Follow Harriet on Twitter
Read Daniel Borzutzky’s ‘Data Harbor’ at BOMB
We’d highly recommend a gander at this: Chicago poet Daniel Borzutzky has some new work in BOMB’s First Proof, and they’ve put the data up for your digital eyes. An excerpt from “Data Harbor” (please read the full text there):
The manager at Data Harbor quit her job to become a conceptual artist.
She used to oversee the harboring of the data, and now she works in a laboratory, injecting poetry into blood cells and bacterium, analyzing the data to understand the new poems that will form in the ooze of her petri dish.
In basements and cubicles we harbor the data and we are worried about formaldehyde and asbestos.
We harbor the data and we harbor the carcasses and we try to keep the two sets of information separate.
But sometimes the data and the carcasses merge into carcass-data and we are forced to ask questions about tissues and livers and kidneys that are beyond the scope of our limited expertise.
The history of man is the history of pain though perhaps it is also the history of man’s perception of pain and perhaps it is also the history of man’s quantification of pain and perhaps it is also the history of the absence—words and the hole words that constitute man’s inability to give voice to his pain.
We wear masks to protect us from the data that has been ruined by nature’s intrusion into architecture.
We cover our bodies in liquids and lotions to prevent the accumulation in our orifices of abscesses, boils and furuncles.
We are afraid the boils will join with other boils and our orifices will fill with crust and oozing pus.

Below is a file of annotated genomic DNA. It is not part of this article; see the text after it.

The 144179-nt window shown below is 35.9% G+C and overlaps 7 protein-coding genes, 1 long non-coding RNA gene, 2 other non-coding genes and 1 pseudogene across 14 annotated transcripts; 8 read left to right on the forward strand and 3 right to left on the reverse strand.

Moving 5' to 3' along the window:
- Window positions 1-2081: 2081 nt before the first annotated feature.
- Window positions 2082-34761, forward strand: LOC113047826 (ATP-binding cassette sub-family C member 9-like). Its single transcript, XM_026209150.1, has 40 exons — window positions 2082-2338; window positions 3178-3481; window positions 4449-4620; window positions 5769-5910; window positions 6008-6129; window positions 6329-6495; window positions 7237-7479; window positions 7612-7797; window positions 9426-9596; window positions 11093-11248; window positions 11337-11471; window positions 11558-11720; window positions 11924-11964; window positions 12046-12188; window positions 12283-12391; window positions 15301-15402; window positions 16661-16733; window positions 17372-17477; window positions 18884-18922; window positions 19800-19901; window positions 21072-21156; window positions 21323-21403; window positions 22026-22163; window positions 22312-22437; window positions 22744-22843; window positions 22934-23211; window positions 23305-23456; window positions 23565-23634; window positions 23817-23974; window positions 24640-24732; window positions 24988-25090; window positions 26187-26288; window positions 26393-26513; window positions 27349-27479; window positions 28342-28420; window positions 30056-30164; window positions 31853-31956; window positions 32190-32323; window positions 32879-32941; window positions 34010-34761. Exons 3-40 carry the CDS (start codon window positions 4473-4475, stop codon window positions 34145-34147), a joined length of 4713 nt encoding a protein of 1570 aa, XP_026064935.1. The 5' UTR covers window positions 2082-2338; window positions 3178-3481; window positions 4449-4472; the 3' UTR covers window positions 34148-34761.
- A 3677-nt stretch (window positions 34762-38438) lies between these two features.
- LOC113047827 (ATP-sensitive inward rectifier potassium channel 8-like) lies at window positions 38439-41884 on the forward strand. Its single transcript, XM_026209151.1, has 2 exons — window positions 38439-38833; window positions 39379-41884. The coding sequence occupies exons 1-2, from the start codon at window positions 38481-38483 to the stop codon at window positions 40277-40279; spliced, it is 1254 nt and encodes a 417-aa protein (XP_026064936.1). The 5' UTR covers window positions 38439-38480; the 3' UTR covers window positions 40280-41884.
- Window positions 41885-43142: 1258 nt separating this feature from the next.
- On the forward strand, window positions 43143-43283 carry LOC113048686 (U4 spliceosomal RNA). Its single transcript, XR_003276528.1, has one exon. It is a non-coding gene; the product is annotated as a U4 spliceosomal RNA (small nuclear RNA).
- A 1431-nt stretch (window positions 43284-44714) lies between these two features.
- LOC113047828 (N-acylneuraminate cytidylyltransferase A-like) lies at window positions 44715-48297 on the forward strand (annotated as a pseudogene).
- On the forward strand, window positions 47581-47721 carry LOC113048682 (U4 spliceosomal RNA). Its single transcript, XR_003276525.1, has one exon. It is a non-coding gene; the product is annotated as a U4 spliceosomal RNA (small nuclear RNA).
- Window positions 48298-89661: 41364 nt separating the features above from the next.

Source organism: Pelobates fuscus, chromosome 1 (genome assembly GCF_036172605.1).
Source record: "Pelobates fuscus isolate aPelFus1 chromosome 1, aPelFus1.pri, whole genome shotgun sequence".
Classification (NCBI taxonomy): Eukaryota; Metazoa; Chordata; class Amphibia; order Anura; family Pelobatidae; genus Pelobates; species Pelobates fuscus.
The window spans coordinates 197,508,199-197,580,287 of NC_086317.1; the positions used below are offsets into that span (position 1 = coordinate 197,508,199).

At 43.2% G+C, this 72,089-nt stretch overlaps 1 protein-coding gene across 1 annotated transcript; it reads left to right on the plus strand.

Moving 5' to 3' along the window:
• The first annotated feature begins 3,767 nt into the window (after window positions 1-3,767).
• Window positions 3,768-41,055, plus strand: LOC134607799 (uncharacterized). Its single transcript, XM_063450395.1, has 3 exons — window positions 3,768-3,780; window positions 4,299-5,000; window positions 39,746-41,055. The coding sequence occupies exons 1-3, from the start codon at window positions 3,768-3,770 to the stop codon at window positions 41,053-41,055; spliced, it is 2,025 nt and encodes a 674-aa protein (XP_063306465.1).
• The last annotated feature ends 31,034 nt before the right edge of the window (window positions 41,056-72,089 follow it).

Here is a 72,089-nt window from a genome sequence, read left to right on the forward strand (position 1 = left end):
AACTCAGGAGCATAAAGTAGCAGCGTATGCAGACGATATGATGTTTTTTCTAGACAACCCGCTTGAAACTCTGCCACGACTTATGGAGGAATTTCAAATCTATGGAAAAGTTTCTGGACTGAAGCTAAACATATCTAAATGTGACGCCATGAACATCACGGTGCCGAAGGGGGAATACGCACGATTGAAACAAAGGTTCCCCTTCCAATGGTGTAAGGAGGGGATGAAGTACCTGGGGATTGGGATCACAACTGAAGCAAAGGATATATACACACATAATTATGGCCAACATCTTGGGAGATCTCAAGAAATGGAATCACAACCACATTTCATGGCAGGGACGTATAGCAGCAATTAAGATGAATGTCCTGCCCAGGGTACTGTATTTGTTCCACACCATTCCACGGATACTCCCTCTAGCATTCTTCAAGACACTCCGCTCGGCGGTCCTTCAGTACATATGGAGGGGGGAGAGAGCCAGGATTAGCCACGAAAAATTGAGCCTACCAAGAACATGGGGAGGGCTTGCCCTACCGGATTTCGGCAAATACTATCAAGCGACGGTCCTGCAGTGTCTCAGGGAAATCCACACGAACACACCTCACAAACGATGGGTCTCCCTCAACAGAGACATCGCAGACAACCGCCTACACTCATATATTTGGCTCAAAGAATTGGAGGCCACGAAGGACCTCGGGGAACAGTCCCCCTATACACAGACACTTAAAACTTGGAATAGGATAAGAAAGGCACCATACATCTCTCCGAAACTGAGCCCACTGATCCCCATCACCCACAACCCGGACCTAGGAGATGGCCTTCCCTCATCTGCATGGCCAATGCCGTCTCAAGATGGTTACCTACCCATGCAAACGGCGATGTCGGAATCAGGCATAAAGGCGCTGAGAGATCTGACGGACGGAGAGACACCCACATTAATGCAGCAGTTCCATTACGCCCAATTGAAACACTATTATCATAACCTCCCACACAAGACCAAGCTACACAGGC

We touch the data then wash our hands. We do not touch each other while touching the data. None of us have any desire to touch each other even after we have touched the data. The data and the carcasses have eliminated the urge for sexual activity among all the data-entry specialists. We barely speak to each other when we are in the act of harboring the data.
As I travel back and forth between carcass-set and data-set, I daydream that the owner of Data Harbor, a Dutch man who has harbored data throughout the United States and the European Union, offers me $5,000 to set all of the data and all of the carcasses on fire. Sometimes I accept the money and set the harbor ablaze, while other times I set myself on fire on the walkway that runs along the harbor. I do this to protest the accumulation of data in my bloodstream. I do this so others will not have to fend off the data.
No one in my data-dreams speaks on cellular phones.
Instead, they leak emails out of their tongues and eye balls.
They defecate emails and faxes and I can see that their bodies are filled with buttons to activate the dispersion of documents and data.
Sounds about right. Check out Borzutzky’s Nightboat book too.